In the midst of the ongoing debate on how to best measure teacher effectiveness, Educational Testing Service (ETS) announced the release today of a presentation given by Stanford University Professor Emeritus Edward Haertel as the 14th William H. Angoff Memorial Lecture. Haertel’s lecture, Reliability and Validity of Inferences about Teachers Based on Student Test Scores discusses the use of Value-Added Models (VAMs) as a major part of determining teacher effectiveness and analyzes why their usefulness for doing so has been seriously overstated.
Haertel’s lecture drew upon detailed analyses of VAM characteristics — including the exploration of its validity, reliability, predictive powers and potential effects in various situations — and leads to the conclusion that they are not well suited for the job.
“Teacher VAM scores should absolutely not be included as a substantial factor with a fixed weight in consequential teacher personnel decisions,” says Haertel. “The information that they provide is simply not good enough to use as a major component for gauging a teacher’s effectiveness.”
Haertel’s presentation and the published lecture released today elaborate on this conclusion by discussing how VAMs, which are essentially a method of evaluating teachers by comparing their students’ test scores in a given school year with the scores from a previous one, cannot sufficiently isolate the various factors that influence a student’s education to a high enough degree to make VAMs useful. Some of the factors that can cause the discrepancies include a student’s out-of-school experiences, individual aptitudes, peer influences, previous education or school-specific academic climates.
“With the wealth of research that has been conducted over the years on the validity and usefulness of Value-Added Models in high-stakes teacher evaluations, Professor Haertel’s conclusion that no statistical manipulation of the data can result in an accurate and unbiased comparison of teachers working under extremely different conditions has strong empirical support,” says Richard Coley, ETS’s Executive Director of the Center for Research on Human Capital and Education.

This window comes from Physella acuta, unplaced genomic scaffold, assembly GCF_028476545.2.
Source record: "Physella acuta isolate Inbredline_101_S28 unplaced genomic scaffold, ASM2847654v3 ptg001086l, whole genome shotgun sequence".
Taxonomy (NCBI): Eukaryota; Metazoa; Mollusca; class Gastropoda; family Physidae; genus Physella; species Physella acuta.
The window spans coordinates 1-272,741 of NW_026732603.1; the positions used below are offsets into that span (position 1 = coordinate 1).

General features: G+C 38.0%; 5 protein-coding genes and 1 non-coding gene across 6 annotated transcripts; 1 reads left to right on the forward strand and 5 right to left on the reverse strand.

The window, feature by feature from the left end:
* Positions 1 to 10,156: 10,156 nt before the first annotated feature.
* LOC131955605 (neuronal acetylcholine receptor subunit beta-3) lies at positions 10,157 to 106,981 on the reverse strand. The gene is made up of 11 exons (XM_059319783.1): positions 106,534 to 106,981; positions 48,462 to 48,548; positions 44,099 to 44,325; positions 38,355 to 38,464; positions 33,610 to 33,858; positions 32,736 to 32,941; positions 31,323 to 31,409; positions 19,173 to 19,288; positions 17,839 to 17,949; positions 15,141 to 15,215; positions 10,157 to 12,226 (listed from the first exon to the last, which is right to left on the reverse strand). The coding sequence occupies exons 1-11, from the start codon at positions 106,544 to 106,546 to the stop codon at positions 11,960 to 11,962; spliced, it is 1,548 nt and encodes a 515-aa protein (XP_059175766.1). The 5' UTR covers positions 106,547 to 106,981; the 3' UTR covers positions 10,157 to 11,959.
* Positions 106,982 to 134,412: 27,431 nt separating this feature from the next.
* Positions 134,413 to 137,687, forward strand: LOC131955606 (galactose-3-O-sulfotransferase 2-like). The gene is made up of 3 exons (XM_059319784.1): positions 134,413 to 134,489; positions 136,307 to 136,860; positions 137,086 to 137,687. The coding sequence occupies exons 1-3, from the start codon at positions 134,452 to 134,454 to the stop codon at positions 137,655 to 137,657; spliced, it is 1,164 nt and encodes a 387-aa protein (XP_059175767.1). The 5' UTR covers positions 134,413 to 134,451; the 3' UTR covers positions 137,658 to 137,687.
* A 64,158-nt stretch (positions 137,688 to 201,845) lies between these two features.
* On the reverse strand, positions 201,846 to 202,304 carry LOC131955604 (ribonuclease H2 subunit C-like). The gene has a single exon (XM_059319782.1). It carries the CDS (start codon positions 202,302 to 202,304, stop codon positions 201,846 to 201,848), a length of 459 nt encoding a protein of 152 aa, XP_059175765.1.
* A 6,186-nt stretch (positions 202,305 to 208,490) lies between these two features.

Despite the limited usefulness that VAMs have when used as a major factor in measuring teacher effectiveness, there are a number of instances in which both students and teachers can benefit from VAMs, according to Haertel.
“VAMs may have a modest place in teacher evaluation systems, but only as an adjunct to other information used in a context where teachers and principals have genuine autonomy in their decisions about using and interpreting teacher effectiveness estimates in local contexts,” says Haertel.
Haertel’s original presentation and published lecture paper also discuss a number of ways to make VAMs moderately more accurate or useful, including the use of multiple factors, test scores from multiple years, and the presentation of clear and accurate information about any uncertainty that exists regarding the causes of variances in student performance.
From: Educational Testing Service
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